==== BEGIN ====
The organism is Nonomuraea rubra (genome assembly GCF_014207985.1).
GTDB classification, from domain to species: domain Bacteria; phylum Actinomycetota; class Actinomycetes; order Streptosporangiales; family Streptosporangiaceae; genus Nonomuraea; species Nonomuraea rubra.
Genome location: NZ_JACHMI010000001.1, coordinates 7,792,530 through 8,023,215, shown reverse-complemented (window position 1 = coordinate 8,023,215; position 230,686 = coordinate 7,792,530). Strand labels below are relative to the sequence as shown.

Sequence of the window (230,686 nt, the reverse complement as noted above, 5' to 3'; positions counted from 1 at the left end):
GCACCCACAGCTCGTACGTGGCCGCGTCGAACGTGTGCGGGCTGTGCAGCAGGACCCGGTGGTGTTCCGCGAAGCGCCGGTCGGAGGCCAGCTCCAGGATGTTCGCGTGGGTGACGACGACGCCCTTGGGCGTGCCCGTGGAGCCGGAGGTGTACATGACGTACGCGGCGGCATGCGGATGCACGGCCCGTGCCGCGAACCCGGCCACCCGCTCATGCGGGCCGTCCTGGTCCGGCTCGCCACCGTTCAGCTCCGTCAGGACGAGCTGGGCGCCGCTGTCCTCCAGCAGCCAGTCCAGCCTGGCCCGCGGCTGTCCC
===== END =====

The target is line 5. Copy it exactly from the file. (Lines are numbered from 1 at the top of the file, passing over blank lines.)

GCACCCACAGCTCGTACGTGGCCGCGTCGAACGTGTGCGGGCTGTGCAGCAGGACCCGGTGGTGTTCCGCGAAGCGCCGGTCGGAGGCCAGCTCCAGGATGTTCGCGTGGGTGACGACGACGCCCTTGGGCGTGCCCGTGGAGCCGGAGGTGTACATGACGTACGCGGCGGCATGCGGATGCACGGCCCGTGCCGCGAACCCGGCCACCCGCTCATGCGGGCCGTCCTGGTCCGGCTCGCCACCGTTCAGCTCCGTCAGGACGAGCTGGGCGCCGCTGTCCTCCAGCAGCCAGTCCAGCCTGGCCCGCGGCTGTCCC